Fire Information: (541) 900-6133 (8:00 a.m. to 9:00 p.m.) E-mail: 2021.DevilsKnob@firenet.gov Information Websites: Facebook page “2021 Devil’s Knob Complex” Inciweb – https://inciweb.nwcg.gov/incident/7771/ Oregon Smoke Information – http://oregonsmoke.blogspot.com/ Douglas County Sheriff’s Office – https://www.facebook.com/DouglasCoSO/
General Updates: Fire managers spent the majority of the day connecting with firefighters on the ground and gathering information on each fire to develop a plan of suppression actions. Firefighters continued to make progress on many of the starts. Several fires have continued to grow while other have been lined and mopped-up. Three fires on the upper end of the Forest Service Road 2950 and Bald Ridge area are declared contained.
Several fires remain unstaffed due to lack of resources and access. The Wildcat Fire is burning near structures in the Cow Creek drainage and is moving up Red Mountain. This fire is the priority with firefighters working diligently to secure the area and protect these homes. Firefighting resources from Oregon Department of Forestry, Douglas Forest Protection Association, and RogueRiver-Siskiyou National Forest have been providing assistance to local and contracted resources.
Three of the fires, Janus, Kola and Ridge Fires are in the southeast corner of the Bull of the Woods Wilderness in the Janus Butte area. The largest, Janus Fire, is estimated to be 300 acres and the remaining fires estimated to be less than an acre each. The remaining two fires are outside of the wilderness boundary and in the vicinity of Round Lake.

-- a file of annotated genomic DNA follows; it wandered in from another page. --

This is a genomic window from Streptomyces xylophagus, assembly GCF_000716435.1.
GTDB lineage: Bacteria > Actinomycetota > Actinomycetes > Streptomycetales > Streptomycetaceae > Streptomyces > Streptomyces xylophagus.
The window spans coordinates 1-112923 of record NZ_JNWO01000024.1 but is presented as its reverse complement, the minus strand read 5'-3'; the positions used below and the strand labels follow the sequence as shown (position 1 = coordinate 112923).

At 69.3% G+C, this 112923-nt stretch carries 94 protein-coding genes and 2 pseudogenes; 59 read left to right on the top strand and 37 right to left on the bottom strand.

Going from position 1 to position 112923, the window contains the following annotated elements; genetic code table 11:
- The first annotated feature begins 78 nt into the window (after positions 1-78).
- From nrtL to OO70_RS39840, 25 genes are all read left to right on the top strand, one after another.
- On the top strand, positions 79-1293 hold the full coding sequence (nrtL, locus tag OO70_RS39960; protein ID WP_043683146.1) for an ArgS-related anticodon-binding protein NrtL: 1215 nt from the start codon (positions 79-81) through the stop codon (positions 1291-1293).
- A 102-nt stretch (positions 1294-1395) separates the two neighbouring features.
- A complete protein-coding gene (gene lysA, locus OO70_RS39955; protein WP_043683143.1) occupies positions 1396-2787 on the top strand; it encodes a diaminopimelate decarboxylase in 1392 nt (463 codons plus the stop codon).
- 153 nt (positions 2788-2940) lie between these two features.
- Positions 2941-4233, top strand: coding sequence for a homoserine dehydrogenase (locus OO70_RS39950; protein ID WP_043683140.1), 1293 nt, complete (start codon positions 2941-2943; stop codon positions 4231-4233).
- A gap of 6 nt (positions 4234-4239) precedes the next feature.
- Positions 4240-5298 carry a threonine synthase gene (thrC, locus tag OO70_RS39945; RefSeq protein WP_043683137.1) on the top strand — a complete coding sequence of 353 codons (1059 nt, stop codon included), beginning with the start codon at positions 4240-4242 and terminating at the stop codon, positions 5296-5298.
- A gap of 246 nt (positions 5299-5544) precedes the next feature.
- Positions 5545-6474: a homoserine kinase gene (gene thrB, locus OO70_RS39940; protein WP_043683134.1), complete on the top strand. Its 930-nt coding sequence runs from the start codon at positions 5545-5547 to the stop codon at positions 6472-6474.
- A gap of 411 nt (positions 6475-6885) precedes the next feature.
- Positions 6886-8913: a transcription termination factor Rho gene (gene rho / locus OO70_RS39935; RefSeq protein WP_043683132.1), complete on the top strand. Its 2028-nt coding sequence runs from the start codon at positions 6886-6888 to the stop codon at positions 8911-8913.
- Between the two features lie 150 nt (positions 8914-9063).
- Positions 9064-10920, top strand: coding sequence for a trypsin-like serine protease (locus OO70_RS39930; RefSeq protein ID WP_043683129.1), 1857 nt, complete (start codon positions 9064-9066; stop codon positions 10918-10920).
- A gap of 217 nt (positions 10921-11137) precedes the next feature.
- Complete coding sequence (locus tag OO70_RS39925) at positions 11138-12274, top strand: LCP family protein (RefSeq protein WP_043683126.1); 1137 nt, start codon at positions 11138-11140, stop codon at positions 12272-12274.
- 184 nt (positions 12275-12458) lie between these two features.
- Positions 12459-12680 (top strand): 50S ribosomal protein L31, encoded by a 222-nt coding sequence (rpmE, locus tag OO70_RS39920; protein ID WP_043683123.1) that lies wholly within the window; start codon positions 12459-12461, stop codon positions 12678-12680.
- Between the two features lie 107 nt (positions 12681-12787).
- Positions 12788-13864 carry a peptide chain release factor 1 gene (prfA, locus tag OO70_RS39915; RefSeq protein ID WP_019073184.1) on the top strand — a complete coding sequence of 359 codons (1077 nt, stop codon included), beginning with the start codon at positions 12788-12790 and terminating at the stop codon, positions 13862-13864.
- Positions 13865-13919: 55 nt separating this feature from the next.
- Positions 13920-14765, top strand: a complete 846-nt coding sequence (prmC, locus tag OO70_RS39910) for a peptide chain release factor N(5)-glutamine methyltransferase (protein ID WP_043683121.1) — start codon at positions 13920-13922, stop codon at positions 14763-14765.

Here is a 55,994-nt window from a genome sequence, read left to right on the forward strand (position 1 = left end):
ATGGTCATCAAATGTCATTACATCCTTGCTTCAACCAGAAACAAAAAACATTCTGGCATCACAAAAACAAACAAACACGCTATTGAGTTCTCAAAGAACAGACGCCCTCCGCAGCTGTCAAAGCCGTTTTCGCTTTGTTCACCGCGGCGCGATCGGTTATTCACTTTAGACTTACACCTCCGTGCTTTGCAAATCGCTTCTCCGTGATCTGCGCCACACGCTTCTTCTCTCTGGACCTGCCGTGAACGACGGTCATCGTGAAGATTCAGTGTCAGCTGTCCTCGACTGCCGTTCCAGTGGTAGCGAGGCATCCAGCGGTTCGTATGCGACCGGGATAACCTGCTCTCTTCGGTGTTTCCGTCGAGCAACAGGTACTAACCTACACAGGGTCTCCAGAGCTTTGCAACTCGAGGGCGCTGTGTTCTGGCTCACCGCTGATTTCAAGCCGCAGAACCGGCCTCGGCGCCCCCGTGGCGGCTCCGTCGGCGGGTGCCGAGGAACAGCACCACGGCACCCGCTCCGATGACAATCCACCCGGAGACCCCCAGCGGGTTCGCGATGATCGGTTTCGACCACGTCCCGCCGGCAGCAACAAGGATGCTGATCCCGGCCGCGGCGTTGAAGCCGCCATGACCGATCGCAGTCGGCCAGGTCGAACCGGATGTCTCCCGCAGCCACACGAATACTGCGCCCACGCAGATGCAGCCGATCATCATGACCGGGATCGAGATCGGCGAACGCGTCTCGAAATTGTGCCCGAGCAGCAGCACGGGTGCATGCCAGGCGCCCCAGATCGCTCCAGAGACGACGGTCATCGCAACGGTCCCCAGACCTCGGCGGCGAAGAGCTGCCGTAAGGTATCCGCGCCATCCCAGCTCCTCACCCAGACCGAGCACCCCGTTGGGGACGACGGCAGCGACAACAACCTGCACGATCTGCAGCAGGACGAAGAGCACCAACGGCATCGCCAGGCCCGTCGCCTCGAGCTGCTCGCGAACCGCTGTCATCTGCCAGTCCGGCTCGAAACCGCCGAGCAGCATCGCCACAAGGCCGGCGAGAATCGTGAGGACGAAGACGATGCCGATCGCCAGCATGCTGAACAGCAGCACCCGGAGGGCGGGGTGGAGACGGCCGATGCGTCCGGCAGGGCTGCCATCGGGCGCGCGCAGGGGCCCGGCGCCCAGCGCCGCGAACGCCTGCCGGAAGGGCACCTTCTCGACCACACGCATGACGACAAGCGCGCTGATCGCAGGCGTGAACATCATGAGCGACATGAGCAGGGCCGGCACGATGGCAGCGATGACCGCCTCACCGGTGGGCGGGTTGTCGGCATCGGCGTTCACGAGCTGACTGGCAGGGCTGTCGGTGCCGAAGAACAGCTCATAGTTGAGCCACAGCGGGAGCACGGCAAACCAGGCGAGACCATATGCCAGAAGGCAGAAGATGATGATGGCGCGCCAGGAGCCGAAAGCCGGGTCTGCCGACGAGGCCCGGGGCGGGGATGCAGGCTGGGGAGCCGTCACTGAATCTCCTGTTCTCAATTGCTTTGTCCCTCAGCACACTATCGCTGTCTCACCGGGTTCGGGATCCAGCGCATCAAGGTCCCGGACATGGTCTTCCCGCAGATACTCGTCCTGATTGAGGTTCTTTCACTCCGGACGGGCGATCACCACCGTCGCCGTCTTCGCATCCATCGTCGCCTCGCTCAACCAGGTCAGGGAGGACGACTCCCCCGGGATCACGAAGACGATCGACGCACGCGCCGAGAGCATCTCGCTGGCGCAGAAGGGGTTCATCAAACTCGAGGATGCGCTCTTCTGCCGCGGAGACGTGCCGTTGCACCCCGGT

Fourteen firefighters are currently working to construct direct line on the Round Lake Fire. They are camping out near the fire tonight and will continue working both fires by Round Lake on Wednesday. Two helicopters provided bucket work this afternoon to drop water on the two fires by Round Lake. Some bucket work was also done on the Kola Fire to keep it in check.
All five fires have full suppression objectives with clear intent to commit resources only where they have high probability of success and can operate safely and effectively. The line construction for the fires in the Bull of the Woods are being scouted and planned.
These fires are burning 10 miles north of Detroit and 5 miles northwest of Breitenbush Hot Springs. There may be smoke visible in the Detroit area and in the Santiam Canyon
BLACK BUTTE FIRE:
Fire: Black Butte Fire Containment: 0%
Acres: approximately 4000 Start Date: August 3, 2021Cause: Lightning Location: 8 miles NE of Antelope Lookout